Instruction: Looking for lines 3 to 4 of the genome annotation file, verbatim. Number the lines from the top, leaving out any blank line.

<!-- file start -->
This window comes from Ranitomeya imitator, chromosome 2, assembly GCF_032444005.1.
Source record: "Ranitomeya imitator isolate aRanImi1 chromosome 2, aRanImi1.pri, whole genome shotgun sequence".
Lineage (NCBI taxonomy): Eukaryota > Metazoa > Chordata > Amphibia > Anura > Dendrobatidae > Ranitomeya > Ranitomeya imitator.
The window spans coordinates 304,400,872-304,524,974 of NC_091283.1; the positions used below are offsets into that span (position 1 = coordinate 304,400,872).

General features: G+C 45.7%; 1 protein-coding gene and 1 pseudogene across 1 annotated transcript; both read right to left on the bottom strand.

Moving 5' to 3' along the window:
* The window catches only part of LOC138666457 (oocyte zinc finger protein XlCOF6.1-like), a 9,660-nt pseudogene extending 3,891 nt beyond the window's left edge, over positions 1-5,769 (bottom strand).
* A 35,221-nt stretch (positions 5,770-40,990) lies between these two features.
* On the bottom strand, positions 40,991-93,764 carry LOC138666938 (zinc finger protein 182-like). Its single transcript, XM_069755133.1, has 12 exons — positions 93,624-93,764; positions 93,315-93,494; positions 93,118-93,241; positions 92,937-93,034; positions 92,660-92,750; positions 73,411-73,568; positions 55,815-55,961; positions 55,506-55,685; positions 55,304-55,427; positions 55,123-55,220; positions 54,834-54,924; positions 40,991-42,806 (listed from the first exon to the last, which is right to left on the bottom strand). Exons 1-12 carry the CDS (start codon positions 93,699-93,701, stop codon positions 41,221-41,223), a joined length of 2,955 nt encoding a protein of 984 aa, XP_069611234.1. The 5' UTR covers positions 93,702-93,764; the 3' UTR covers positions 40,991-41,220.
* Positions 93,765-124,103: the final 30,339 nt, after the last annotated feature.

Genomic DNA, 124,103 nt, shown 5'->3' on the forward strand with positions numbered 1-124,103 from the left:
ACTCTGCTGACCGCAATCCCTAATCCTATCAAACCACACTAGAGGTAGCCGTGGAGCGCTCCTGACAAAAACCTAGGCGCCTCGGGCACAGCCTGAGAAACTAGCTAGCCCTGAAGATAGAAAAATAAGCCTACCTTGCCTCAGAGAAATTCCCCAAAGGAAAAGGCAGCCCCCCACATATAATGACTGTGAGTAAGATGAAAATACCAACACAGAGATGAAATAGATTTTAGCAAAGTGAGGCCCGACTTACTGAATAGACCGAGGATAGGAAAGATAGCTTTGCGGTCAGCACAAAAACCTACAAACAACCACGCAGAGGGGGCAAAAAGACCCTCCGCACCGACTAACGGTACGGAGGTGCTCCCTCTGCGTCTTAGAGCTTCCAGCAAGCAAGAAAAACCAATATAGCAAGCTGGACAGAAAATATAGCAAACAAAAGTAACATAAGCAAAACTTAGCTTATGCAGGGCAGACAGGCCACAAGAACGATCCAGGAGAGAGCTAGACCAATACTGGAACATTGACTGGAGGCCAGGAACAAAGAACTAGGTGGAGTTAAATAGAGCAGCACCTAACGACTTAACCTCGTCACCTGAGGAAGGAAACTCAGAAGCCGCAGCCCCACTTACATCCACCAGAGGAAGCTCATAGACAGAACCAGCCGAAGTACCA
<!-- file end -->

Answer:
Lineage (NCBI taxonomy): Eukaryota > Metazoa > Chordata > Amphibia > Anura > Dendrobatidae > Ranitomeya > Ranitomeya imitator.
The window spans coordinates 304,400,872-304,524,974 of NC_091283.1; the positions used below are offsets into that span (position 1 = coordinate 304,400,872).